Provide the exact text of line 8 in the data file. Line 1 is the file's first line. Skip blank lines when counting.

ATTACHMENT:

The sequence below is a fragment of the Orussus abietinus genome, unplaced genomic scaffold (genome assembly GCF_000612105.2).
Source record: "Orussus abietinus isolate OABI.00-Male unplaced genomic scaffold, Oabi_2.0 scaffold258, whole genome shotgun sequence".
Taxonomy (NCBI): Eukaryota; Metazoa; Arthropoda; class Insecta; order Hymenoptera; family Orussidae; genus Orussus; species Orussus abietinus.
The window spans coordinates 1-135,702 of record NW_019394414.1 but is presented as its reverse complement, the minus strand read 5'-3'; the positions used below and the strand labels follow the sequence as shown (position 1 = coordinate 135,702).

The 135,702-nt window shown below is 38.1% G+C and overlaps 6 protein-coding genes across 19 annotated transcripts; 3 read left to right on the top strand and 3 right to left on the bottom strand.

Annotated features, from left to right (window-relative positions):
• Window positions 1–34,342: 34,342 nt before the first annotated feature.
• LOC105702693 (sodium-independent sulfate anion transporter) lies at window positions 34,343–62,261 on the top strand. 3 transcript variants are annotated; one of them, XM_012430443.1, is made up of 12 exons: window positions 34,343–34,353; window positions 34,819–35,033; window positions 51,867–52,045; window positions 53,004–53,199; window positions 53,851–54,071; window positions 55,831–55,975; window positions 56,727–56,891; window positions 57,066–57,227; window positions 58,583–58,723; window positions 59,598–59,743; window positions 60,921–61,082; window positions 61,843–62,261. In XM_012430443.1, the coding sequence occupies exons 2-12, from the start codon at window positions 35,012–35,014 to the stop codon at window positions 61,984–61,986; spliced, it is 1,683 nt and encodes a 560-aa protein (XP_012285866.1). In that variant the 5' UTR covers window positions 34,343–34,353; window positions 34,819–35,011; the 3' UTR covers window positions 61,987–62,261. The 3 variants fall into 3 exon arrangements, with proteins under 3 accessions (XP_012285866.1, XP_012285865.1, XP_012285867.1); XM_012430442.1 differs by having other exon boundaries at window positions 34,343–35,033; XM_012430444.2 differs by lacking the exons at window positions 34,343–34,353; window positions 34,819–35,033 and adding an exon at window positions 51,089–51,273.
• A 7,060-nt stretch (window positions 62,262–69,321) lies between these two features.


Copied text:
• LOC105702693 (sodium-independent sulfate anion transporter) lies at window positions 34,343–62,261 on the top strand. 3 transcript variants are annotated; one of them, XM_012430443.1, is made up of 12 exons: window positions 34,343–34,353; window positions 34,819–35,033; window positions 51,867–52,045; window positions 53,004–53,199; window positions 53,851–54,071; window positions 55,831–55,975; window positions 56,727–56,891; window positions 57,066–57,227; window positions 58,583–58,723; window positions 59,598–59,743; window positions 60,921–61,082; window positions 61,843–62,261. In XM_012430443.1, the coding sequence occupies exons 2-12, from the start codon at window positions 35,012–35,014 to the stop codon at window positions 61,984–61,986; spliced, it is 1,683 nt and encodes a 560-aa protein (XP_012285866.1). In that variant the 5' UTR covers window positions 34,343–34,353; window positions 34,819–35,011; the 3' UTR covers window positions 61,987–62,261. The 3 variants fall into 3 exon arrangements, with proteins under 3 accessions (XP_012285866.1, XP_012285865.1, XP_012285867.1); XM_012430442.1 differs by having other exon boundaries at window positions 34,343–35,033; XM_012430444.2 differs by lacking the exons at window positions 34,343–34,353; window positions 34,819–35,033 and adding an exon at window positions 51,089–51,273.